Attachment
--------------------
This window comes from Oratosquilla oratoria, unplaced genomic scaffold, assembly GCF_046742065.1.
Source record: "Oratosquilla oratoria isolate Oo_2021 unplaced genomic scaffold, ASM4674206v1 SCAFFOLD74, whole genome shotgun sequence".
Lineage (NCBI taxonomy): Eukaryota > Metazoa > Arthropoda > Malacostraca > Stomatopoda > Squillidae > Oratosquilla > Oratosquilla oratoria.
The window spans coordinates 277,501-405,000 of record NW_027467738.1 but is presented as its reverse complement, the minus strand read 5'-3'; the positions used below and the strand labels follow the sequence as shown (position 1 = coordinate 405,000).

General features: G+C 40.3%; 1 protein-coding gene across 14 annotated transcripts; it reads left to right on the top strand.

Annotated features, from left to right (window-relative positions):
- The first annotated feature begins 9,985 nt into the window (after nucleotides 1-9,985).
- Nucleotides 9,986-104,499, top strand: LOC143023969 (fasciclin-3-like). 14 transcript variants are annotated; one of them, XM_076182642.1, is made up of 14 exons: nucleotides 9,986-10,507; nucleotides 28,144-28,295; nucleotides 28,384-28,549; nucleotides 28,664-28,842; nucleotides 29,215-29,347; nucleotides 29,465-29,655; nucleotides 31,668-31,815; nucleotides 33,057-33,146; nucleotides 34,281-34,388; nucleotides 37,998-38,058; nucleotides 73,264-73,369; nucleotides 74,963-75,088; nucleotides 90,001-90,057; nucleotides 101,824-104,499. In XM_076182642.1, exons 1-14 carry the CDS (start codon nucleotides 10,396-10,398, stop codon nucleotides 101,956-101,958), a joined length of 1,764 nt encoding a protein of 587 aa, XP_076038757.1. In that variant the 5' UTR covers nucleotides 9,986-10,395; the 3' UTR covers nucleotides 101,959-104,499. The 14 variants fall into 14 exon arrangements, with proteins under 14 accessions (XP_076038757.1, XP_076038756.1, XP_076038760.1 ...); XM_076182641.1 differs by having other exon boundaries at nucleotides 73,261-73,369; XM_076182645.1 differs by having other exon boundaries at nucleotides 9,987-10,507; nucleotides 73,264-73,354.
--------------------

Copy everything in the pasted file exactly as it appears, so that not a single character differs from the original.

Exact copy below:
This window comes from Oratosquilla oratoria, unplaced genomic scaffold, assembly GCF_046742065.1.
Source record: "Oratosquilla oratoria isolate Oo_2021 unplaced genomic scaffold, ASM4674206v1 SCAFFOLD74, whole genome shotgun sequence".
Lineage (NCBI taxonomy): Eukaryota > Metazoa > Arthropoda > Malacostraca > Stomatopoda > Squillidae > Oratosquilla > Oratosquilla oratoria.
The window spans coordinates 277,501-405,000 of record NW_027467738.1 but is presented as its reverse complement, the minus strand read 5'-3'; the positions used below and the strand labels follow the sequence as shown (position 1 = coordinate 405,000).

General features: G+C 40.3%; 1 protein-coding gene across 14 annotated transcripts; it reads left to right on the top strand.

Annotated features, from left to right (window-relative positions):
- The first annotated feature begins 9,985 nt into the window (after nucleotides 1-9,985).
- Nucleotides 9,986-104,499, top strand: LOC143023969 (fasciclin-3-like). 14 transcript variants are annotated; one of them, XM_076182642.1, is made up of 14 exons: nucleotides 9,986-10,507; nucleotides 28,144-28,295; nucleotides 28,384-28,549; nucleotides 28,664-28,842; nucleotides 29,215-29,347; nucleotides 29,465-29,655; nucleotides 31,668-31,815; nucleotides 33,057-33,146; nucleotides 34,281-34,388; nucleotides 37,998-38,058; nucleotides 73,264-73,369; nucleotides 74,963-75,088; nucleotides 90,001-90,057; nucleotides 101,824-104,499. In XM_076182642.1, exons 1-14 carry the CDS (start codon nucleotides 10,396-10,398, stop codon nucleotides 101,956-101,958), a joined length of 1,764 nt encoding a protein of 587 aa, XP_076038757.1. In that variant the 5' UTR covers nucleotides 9,986-10,395; the 3' UTR covers nucleotides 101,959-104,499. The 14 variants fall into 14 exon arrangements, with proteins under 14 accessions (XP_076038757.1, XP_076038756.1, XP_076038760.1 ...); XM_076182641.1 differs by having other exon boundaries at nucleotides 73,261-73,369; XM_076182645.1 differs by having other exon boundaries at nucleotides 9,987-10,507; nucleotides 73,264-73,354.